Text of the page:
“Mr Hanad, important or not important is not the point. The point is something else”, said one councillor.
“What did you say, Sir?”
“The councillor declined to reply to Hanad.”

A moment of silence followed, in which thoughts such as these ran through Hanad’s mind: ‘Years of unquestioned corruption take their toll. Imperceptibly, corruption mutates into overconfidence, breeding callousness. Every minister, every mayor, every manager and all government departmental heads mark the calendar with a wishlist, and every wish becomes a command. Institutions created for shared decision-making become a charade played out by nodding heads who are little more than jerky puppets on a string. The strings may be silken, and barely visible, but they hold such a show together. Dissent is dismissed as a passing phenomenon. After all, his election, or selection, as a mayor of Hargeisa was a foregone conclusion. Nothing, then, he has to worry about.’

A sense of social responsibility irritated Hanad and urged him to think straight, remember some knowledge of the past, redesign the vision for the future and remake the skills that can get this nation out of conspiriacy theories.

“Excuse me for not being with you for seconds”, said Hanad, “Developing a vision for the community and deciding what needs to be done to achieve that vision is an important role for council members. How do you develop a plan to achieve that vision, councillor?”

“The municipality council is developmental if they are able to deliver on services like water, sanitation, local roads, water supply, drainage system, waste collection etc”, replied the councillor.

“The most fundamental task for councillors is to achieve a strong sense of shared purpose and commitment. The demands and desires of the community are constantly changing and evolving. Do you plan ahead in order to initiate new policies and activities in response to these changes?”, Hanad inquired.

“Local policies are always made by the council of municipality. Individual councillors do not make policies and plans for a particular area/district from which they represent its people. Practically, municipality policies often centre on service delivery rather than on demands and desires of the communities”, replied the councillor.

“Councillor, the areas that fall in local government’s responsibility include (1) assuring local public health infrastructure, (2) promoting healthy communities and healthy behaviors, (3) preventing the spread of communicable disease, (4) protecting against environmental health hazards, (5) preparing for and responding to emergencies, (6) setting out durable town planning for the city, (7) supplying enough water with public (8) construction and maintanance of roadways, (9) providing security lights, (10) waste collection. If non of these services does not appear in what the local government has been doing in the past years and is doing it now, what are the other services that the local government provides to the public?”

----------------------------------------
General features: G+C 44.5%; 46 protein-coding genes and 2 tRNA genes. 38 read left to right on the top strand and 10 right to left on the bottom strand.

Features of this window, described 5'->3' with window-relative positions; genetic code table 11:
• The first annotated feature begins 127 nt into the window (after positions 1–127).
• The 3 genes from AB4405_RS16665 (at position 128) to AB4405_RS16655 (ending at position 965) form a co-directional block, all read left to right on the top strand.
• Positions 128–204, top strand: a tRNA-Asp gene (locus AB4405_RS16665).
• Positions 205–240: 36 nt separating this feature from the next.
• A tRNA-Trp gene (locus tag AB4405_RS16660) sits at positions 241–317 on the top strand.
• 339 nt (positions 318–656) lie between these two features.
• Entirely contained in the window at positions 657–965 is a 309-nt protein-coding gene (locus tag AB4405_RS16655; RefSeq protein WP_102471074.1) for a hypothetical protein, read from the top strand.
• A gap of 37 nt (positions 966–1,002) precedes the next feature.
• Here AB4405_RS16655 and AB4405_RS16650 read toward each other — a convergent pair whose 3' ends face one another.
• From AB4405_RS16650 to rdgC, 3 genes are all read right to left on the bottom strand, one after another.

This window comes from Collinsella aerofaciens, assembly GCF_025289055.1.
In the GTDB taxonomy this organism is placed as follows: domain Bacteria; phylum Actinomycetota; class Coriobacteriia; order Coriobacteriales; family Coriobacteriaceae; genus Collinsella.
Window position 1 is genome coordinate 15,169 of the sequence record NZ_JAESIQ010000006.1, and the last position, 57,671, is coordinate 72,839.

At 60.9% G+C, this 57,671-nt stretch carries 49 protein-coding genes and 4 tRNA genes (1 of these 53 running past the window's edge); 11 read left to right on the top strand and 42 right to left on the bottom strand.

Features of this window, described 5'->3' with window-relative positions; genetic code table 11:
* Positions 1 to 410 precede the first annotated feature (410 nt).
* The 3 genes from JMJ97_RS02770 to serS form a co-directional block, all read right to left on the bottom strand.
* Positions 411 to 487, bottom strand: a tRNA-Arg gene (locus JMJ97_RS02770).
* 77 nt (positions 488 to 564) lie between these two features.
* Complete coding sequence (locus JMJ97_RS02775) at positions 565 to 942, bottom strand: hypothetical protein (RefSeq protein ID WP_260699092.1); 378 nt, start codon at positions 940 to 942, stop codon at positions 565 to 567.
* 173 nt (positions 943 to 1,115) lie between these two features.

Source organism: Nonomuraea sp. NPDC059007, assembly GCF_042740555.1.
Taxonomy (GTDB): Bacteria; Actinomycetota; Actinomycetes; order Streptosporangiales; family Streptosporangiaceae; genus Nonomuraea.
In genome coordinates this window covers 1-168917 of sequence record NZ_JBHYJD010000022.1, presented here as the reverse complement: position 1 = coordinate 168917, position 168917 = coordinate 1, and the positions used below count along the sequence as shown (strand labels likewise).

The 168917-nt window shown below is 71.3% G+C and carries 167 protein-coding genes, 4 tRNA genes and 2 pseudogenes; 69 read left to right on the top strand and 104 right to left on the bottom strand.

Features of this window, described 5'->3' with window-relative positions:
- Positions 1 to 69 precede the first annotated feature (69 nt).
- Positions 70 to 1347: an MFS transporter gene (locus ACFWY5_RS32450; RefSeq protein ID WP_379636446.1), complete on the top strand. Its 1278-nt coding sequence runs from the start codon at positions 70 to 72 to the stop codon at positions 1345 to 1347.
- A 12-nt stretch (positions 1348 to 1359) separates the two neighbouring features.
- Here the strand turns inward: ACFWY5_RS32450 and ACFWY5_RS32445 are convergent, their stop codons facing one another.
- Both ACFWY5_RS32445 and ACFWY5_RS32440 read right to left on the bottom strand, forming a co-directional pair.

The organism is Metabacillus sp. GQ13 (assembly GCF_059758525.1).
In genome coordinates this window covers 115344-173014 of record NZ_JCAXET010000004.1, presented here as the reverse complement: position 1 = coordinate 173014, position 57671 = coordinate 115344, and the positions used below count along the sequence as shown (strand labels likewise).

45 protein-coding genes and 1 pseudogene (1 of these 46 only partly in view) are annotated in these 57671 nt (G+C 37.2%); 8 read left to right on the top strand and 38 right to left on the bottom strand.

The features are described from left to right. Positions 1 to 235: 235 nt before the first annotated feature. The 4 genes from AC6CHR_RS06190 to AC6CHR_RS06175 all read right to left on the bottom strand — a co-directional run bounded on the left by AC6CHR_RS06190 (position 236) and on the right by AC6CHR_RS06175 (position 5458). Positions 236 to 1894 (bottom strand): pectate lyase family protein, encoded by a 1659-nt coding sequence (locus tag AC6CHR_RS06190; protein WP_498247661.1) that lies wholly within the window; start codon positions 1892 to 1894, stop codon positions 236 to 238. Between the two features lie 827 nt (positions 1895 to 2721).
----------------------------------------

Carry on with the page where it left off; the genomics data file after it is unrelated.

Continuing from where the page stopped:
“I leave the answer for this question to my mayor”, replied the councillor.
“Mayor, what is your take on this?”
“I think that you are out of the scope of your story that you want to write. Please stop politicizing the interview as speakers from opposition parties always do, Hanad”, the mayor said angrily.

Preventing the mayor from having an effect, Hanad shot back and said, “Local government is a public body formally established as an agency or organisation that is publicly funded to deliver a public or government service, though not as a ministerial department. So service delivery is a supply from a service provider to clients. I am saying why the local government is unable to provide these services to the public.”

“What are you trying to reach, Mr Hanad?. Local government is my territory, if can you understand that”, said the mayor
“Understand from how you talk that central government cannot even make an intervention in your territory. Is that not what you want to tell me, mayor?”
“Only the mujahids can intervene my territory.”
“Are you a mujahid?”
“He is among those who assist the mujahids”, said a councillor.
“Who are the mujahids?”
“‘Of course those who are in power. How come you don’t know the mujahids, Mr Hanad?”
“Let’s take a break.”

To be continued…

Hargeisa, Somaliland.

As per usual the opinions expressed in this articale are those of the author and do not reflect the opinions of